Reid said, “I normally don’t have a loss for words.” I replied awkwardly, looking for something to say. “Today’s a good day for no words.” Reid was at the Peace Rally the night before. He drove out of the parking garage, where one of the snipers was setup, 25 minutes before the assault on the police and protesters began.
It’s the day after five police officers were killed in Dallas. My wife, Jen, and I were at the noon prayer vigil at Thanks-giving Square in downtown Dallas. This is where we met Reid. The grounds were built 50 years ago. It was intended as a place for the city to come together, to remember, to be thankful after the city and country were torn by the assassination of President Kennedy. Here we were. Together in the hot Texas sun. Staring down the barrel of a problem we dreamt we had overcome. Half a century past. The problem still present.
One thousand people came together to find hope and healing; to give thanks for life we still had after seven people’s lives were taken in race-related violence over recent days. We held hands at times. We prayed. Some hugged. City leaders called and prayed for an end of anger and hate as instruments of resolution. They exhorted for the end of denial. They encouraged acknowledgement: “We have a problem.”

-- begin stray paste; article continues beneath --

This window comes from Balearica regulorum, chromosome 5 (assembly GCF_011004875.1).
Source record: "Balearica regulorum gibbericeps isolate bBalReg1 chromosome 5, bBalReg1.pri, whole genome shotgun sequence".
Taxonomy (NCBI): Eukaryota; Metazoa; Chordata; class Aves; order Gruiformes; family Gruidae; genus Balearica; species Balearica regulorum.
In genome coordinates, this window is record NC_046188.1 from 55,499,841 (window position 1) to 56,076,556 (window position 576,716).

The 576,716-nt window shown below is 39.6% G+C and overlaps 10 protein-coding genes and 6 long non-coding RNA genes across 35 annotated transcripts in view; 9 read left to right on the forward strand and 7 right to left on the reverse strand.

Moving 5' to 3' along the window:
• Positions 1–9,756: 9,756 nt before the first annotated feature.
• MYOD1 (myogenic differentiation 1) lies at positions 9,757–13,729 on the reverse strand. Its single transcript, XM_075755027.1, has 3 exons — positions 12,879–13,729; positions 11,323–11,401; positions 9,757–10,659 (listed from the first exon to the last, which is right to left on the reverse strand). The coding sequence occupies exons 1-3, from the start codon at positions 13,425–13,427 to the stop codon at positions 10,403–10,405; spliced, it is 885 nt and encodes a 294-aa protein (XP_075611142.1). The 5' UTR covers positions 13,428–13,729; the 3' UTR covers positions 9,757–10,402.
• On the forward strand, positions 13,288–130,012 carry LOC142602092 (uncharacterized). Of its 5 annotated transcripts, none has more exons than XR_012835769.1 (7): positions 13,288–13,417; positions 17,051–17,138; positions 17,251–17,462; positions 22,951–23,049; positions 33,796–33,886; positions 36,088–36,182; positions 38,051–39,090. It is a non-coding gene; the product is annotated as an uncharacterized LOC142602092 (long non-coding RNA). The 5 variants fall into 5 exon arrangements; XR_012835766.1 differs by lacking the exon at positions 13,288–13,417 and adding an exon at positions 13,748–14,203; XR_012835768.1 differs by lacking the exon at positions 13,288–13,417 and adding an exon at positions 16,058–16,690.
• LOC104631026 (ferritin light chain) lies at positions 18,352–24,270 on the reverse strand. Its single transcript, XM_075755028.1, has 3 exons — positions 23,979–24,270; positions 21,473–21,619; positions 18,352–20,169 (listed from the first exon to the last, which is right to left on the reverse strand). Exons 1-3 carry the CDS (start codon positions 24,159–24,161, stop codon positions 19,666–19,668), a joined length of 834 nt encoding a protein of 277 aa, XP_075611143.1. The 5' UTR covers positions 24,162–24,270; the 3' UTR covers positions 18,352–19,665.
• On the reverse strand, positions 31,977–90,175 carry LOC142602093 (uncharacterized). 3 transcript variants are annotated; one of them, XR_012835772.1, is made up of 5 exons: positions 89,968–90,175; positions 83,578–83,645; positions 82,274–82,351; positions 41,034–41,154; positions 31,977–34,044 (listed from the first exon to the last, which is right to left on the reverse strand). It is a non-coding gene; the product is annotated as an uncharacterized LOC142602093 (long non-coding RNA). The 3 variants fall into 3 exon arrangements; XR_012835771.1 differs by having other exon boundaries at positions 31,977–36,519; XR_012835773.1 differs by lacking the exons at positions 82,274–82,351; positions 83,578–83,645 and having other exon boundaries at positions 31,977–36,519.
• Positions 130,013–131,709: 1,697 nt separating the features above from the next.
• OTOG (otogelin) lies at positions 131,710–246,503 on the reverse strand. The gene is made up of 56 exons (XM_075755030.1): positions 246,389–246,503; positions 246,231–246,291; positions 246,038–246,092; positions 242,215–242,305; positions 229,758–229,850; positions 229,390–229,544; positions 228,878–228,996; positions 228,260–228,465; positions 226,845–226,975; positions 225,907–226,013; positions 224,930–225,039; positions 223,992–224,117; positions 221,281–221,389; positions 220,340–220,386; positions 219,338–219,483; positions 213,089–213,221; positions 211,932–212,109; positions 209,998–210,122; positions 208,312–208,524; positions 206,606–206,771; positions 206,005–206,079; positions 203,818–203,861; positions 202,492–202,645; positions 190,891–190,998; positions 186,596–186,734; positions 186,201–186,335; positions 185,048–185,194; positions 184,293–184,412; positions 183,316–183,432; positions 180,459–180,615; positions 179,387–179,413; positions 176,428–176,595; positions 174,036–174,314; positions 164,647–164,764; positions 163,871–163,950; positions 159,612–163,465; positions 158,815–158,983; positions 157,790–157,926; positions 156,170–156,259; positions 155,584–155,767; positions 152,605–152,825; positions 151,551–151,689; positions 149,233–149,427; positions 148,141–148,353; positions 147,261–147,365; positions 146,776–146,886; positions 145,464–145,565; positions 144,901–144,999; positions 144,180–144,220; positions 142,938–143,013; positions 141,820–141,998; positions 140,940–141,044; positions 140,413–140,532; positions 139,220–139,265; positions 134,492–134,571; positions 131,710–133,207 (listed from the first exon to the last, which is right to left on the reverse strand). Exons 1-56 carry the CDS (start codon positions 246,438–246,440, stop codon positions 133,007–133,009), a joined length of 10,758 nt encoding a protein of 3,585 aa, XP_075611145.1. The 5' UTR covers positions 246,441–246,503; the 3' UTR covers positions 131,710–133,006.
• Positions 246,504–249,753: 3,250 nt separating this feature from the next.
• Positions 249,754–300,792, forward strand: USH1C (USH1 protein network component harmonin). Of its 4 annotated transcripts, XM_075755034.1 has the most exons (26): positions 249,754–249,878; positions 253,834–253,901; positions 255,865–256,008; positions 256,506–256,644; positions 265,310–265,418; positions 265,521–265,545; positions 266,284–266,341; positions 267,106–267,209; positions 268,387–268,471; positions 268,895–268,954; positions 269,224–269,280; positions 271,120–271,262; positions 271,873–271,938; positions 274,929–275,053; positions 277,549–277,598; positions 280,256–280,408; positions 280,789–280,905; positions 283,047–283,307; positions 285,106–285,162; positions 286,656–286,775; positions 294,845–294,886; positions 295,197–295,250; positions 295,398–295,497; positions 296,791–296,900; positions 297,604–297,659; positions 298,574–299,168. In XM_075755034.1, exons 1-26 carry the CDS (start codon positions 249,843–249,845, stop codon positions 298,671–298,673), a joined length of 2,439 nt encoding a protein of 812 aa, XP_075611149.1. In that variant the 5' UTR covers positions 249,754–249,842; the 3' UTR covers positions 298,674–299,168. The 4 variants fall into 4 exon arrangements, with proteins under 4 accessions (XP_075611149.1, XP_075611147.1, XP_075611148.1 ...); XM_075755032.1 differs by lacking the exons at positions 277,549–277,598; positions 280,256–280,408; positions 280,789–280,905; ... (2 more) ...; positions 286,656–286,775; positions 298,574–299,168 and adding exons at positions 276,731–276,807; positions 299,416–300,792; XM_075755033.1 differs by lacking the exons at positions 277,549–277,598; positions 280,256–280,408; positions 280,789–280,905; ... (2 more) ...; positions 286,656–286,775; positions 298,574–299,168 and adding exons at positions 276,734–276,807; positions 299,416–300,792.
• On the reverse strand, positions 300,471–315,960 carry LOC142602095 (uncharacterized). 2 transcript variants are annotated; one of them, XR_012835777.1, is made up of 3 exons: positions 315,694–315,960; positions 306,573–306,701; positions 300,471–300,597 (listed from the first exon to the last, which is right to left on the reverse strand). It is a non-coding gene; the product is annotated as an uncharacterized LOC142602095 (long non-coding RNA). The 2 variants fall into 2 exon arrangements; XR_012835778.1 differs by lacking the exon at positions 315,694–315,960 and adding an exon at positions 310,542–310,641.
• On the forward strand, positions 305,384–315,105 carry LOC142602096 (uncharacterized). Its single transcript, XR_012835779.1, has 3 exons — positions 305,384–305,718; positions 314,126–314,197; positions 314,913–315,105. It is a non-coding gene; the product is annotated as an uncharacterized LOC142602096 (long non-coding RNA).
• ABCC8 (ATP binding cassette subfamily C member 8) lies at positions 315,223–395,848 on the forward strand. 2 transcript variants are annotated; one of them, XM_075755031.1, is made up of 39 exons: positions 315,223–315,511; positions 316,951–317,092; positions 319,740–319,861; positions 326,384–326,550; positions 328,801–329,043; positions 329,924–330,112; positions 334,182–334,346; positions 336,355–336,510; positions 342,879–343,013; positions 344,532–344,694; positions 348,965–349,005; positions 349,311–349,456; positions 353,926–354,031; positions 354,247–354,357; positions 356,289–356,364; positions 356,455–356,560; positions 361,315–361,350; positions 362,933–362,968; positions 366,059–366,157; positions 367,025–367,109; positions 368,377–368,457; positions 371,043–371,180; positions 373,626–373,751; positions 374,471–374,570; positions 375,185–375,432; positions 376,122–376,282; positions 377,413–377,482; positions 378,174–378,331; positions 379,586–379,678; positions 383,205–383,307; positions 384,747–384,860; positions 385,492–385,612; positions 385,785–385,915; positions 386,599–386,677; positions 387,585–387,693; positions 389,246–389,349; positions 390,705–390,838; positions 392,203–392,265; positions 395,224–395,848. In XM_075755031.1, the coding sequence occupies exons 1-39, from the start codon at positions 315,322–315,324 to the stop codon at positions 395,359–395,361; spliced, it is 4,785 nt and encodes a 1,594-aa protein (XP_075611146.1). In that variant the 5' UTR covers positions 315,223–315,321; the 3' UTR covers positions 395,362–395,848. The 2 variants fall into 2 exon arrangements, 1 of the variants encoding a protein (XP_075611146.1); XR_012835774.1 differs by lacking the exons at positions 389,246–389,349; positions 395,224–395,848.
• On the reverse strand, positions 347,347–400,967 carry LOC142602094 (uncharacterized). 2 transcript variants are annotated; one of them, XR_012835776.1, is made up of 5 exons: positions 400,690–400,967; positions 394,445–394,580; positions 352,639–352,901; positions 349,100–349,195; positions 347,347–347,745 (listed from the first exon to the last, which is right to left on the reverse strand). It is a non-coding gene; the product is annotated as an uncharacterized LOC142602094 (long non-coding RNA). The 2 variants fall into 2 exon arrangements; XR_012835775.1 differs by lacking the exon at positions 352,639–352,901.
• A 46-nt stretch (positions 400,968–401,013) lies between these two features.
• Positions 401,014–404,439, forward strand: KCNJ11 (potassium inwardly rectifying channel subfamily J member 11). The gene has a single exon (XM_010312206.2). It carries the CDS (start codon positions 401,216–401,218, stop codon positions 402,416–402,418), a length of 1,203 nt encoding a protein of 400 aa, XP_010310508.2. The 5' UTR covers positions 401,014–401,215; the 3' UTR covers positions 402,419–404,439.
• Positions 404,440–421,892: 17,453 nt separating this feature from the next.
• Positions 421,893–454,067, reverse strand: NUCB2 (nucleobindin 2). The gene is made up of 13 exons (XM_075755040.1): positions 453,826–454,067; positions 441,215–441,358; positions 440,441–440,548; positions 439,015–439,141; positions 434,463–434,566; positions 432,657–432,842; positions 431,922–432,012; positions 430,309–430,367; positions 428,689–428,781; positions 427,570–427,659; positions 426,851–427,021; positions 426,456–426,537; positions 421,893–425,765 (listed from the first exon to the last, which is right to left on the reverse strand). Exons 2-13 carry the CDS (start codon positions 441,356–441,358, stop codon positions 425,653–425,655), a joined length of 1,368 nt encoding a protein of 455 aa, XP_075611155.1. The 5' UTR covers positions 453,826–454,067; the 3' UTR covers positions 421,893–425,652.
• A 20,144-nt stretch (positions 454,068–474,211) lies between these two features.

We as a society want to be done with this issue. We want to leave it in the past. But wanting doesn’t make something so. Anyone who’s trapped in an unwanted situation knows and feels this. Unacknowledged problems rot the homes in which they live. Shame, pain, anger, resentment, and rage grow in the face of denial.
The problem is not going away. Arguing about it deepens division. Casting judgment hardens animosities. Placing blame creates burden. Avoiding it out of fear gives it the room to quietly creep closer to our front doors.
Race as a problem is beyond us. Fighting problems fight back. This problem exceeds our labels, our categories, our unions and our divisions. It exceeds our knowledge. It exceeds our abilities.
What you resist persists. What you fear appears. Yet, what is revealed is healed. It’s time allow our problems to rest in the light, revealed.
These are matters of life and death. We can try to fight off death and darkness. Or we can seek to grow effortlessly in the light, like trees bearing fruit, increasing life. It’s time to focus on increasing life. Life matters.
Today is a good day for gratitude for what we have and what others have given.
Today is a good day for quiet acceptance.
Today is a good for being together.
Today is a good day for believing, trusting and acting like there is a God. A God who is bigger than us. A God who is stronger than us.
Just like this problem is.
What if we come together, quietly, and listen and look for wisdom and strength? Can we be weak enough as individuals but strong enough as a faithful people to find the power to overcome? I don’t know. But I believe. And I hope. And I love (except for when I don’t).
Today’s a good day for no words.